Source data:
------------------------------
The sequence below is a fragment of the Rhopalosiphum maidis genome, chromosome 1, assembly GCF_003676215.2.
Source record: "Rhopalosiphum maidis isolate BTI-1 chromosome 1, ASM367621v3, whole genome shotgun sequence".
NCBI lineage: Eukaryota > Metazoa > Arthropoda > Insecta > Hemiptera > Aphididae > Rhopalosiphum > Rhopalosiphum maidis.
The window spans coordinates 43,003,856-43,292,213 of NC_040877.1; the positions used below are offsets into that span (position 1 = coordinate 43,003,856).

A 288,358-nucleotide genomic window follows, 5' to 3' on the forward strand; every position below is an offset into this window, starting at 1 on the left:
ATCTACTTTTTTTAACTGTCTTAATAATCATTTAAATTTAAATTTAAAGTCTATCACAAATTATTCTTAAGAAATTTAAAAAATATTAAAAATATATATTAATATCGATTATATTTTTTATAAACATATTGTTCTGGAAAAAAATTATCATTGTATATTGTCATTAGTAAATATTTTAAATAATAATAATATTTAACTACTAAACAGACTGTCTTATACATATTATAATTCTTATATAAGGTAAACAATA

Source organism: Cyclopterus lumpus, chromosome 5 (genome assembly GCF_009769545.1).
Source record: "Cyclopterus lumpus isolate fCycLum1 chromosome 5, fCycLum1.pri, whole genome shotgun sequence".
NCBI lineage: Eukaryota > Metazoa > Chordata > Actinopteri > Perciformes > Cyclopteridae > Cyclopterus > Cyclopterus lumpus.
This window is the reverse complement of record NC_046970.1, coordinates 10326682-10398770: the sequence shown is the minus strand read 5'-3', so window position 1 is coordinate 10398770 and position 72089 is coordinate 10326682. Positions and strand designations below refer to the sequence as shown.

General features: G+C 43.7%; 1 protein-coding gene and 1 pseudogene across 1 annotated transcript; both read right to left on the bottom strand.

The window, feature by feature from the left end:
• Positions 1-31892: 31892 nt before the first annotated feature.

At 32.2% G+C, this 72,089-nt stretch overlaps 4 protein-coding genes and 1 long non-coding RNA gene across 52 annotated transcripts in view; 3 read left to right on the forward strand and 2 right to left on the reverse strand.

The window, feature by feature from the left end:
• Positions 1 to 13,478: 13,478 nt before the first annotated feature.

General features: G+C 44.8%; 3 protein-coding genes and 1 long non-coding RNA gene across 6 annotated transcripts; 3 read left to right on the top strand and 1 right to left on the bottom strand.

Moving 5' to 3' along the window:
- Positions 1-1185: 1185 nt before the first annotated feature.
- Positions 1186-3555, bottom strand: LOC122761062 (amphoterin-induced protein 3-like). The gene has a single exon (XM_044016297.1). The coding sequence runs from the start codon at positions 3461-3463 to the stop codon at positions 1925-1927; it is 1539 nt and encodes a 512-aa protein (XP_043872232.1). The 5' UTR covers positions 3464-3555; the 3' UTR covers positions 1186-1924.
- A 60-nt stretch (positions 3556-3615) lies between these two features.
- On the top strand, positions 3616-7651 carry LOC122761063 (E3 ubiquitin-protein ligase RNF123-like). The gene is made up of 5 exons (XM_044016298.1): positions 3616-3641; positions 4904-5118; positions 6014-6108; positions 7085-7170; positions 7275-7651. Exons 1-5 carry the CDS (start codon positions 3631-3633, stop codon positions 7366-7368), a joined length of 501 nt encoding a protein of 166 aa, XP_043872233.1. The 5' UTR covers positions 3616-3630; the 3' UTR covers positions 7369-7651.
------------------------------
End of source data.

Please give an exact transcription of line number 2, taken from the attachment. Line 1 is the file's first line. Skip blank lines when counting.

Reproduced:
Source record: "Rhopalosiphum maidis isolate BTI-1 chromosome 1, ASM367621v3, whole genome shotgun sequence".